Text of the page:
I use the command line a lot, even though I am on a graphical user-interface like Windows or OSX. And since I’m lazy, I write a lot of scripts to perform repetitive tasks. The downside of command-line is that there is no standard way to interact with GUI features. I stumbled across a command in OSX, recently that allows command line programs to copy/paste between the clipboard that we’re so used to using.
OSX has two commands,
pbcopy, which “paste” from the pasteboard to
stdout and copies from
stdin to the pasteboard, respectively (OSX calls their clipboard the “pasteboard”). For the command-line, these will only transfer text content, naturally. With these commands, then, you can pipe or redirect content as you would with any other command-line filter.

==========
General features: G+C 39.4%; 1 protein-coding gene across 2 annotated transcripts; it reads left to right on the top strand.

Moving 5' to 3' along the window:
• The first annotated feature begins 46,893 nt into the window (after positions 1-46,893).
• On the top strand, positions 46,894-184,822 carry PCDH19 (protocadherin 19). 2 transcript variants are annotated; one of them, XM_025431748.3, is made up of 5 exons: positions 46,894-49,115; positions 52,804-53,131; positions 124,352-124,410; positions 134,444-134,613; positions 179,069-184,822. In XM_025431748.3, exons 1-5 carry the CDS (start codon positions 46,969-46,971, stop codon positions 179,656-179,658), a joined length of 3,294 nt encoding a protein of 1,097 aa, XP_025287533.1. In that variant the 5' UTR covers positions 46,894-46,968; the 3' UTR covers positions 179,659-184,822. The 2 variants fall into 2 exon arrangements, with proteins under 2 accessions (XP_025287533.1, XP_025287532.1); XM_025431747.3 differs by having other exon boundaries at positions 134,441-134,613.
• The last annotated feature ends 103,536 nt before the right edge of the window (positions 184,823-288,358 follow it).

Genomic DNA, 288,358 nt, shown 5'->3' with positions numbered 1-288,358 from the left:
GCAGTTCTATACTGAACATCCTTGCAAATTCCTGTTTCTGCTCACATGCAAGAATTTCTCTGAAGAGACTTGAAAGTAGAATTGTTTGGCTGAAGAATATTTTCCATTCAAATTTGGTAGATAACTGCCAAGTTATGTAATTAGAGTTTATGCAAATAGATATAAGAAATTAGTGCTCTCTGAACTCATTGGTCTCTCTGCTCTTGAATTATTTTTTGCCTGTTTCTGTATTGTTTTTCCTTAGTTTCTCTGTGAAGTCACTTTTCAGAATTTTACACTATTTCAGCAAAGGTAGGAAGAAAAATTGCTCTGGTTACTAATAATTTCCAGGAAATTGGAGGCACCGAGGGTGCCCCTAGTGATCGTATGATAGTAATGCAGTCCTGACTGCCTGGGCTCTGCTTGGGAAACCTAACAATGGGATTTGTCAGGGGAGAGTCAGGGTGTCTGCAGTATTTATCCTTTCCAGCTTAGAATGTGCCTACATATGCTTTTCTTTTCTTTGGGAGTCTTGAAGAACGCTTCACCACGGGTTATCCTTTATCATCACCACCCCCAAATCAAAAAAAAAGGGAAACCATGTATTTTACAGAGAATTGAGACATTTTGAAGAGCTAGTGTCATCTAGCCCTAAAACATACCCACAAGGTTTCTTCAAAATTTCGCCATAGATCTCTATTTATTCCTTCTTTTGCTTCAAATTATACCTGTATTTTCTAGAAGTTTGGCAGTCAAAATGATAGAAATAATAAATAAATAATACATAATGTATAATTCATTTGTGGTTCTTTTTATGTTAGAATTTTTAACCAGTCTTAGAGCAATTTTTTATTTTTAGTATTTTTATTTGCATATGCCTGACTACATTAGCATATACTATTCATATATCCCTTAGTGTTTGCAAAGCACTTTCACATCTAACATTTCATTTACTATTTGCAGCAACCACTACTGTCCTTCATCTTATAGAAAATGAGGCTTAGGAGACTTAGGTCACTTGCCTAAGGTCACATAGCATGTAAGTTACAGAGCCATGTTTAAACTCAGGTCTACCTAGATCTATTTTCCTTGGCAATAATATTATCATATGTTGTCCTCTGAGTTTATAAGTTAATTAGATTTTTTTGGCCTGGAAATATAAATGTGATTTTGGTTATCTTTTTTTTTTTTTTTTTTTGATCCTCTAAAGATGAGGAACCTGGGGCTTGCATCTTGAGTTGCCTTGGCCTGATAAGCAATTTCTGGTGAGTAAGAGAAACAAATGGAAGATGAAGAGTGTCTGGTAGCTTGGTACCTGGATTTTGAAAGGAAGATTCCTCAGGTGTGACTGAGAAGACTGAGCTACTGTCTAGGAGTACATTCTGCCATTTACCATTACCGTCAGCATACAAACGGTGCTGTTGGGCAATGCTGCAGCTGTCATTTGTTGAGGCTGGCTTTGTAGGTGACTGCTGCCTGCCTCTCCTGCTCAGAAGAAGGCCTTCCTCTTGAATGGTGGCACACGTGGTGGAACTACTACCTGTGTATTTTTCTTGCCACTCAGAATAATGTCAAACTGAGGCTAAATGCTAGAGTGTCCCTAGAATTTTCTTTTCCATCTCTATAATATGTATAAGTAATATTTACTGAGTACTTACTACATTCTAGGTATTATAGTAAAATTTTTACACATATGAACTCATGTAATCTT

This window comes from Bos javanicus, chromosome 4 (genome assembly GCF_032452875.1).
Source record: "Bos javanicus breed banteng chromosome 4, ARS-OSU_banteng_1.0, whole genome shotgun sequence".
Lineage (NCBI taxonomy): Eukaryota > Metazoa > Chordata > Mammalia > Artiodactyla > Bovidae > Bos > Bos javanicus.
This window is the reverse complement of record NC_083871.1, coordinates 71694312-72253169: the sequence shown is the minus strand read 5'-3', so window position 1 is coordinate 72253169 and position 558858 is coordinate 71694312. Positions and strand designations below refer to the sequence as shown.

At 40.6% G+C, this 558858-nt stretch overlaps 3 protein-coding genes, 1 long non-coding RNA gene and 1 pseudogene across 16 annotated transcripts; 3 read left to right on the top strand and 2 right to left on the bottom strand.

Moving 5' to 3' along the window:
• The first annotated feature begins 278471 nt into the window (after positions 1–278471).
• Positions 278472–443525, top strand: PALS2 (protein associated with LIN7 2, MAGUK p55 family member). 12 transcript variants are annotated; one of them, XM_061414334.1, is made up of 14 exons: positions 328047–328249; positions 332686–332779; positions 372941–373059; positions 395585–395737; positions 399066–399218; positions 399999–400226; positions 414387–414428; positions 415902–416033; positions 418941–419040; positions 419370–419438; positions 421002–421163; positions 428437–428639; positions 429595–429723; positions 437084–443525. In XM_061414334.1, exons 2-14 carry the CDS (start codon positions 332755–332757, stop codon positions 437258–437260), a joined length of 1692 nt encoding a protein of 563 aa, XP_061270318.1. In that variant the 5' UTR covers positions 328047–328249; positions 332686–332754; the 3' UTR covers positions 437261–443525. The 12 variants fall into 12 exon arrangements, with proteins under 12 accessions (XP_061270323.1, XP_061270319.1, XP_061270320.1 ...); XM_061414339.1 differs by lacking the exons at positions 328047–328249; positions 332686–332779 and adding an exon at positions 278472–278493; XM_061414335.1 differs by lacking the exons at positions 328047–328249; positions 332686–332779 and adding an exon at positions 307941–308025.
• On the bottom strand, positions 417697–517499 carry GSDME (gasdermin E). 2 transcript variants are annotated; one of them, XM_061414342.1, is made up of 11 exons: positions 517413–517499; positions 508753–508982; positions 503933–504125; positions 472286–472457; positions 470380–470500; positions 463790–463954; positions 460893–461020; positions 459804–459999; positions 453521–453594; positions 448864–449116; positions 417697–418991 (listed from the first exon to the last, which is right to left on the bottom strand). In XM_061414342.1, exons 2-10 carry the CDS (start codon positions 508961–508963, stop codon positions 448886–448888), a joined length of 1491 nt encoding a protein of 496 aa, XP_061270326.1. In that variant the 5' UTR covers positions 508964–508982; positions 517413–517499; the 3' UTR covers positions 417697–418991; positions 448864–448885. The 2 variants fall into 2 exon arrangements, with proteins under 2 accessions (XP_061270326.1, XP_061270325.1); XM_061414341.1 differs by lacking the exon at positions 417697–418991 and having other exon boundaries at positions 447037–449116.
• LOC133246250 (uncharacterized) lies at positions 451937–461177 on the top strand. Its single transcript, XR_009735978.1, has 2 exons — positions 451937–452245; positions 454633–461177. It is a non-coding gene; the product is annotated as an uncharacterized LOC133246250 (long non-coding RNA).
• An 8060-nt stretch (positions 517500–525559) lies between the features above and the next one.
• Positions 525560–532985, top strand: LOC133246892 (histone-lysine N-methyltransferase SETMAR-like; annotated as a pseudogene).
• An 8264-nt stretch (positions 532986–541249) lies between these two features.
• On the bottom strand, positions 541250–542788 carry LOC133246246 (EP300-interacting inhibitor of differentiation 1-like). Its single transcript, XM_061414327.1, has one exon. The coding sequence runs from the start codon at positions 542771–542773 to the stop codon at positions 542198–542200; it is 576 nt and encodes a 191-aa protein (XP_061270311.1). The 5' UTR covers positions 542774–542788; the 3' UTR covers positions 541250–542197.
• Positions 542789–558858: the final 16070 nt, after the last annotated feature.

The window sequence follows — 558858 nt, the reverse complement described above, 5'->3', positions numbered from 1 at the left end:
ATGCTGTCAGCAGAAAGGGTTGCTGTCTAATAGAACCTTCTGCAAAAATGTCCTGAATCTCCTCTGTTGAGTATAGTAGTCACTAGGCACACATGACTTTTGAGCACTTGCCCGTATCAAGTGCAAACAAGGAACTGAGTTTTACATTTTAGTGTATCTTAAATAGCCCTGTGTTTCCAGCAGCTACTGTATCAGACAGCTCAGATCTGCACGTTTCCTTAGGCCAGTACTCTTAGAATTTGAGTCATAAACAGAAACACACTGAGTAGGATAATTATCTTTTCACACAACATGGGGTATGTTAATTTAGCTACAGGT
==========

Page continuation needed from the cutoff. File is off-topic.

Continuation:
Say, you are in your browser and want to copy the URL from your browser and use it in a command on the command-line, after copying the URL from the browser, you could run a command like:
curl `pbpaste` | pbcopy
Then paste into a text editor to see the raw output returned by the URL. (For the uninitiated, those single-quotes (
`) are backwards single quotes).
Windows and Cygwin
On Windows, I use Cygwin. This provides the same kind of command line capability as OSX and Linux, so rather than learning an operating system specific command-line syntax, I use Cygwin on Windows for consistency with other systems. Having found
pbcopy, I figured (and hoped) there was similar functionality in Cygwin. There is, but it works differently. Instead, they implement a clipboard device at
/dev/clipboard. So, it isn’t a command, but we can create a couple of aliases to make the device act like it:
if [ -e /dev/clipboard ]; then alias pbcopy='cat >/dev/clipboard' alias pbpaste='cat /dev/clipboard' fi
With those settings, you can use pbcopy/paste commands in the same fashion as in OSX and write scripts that will work in both environments.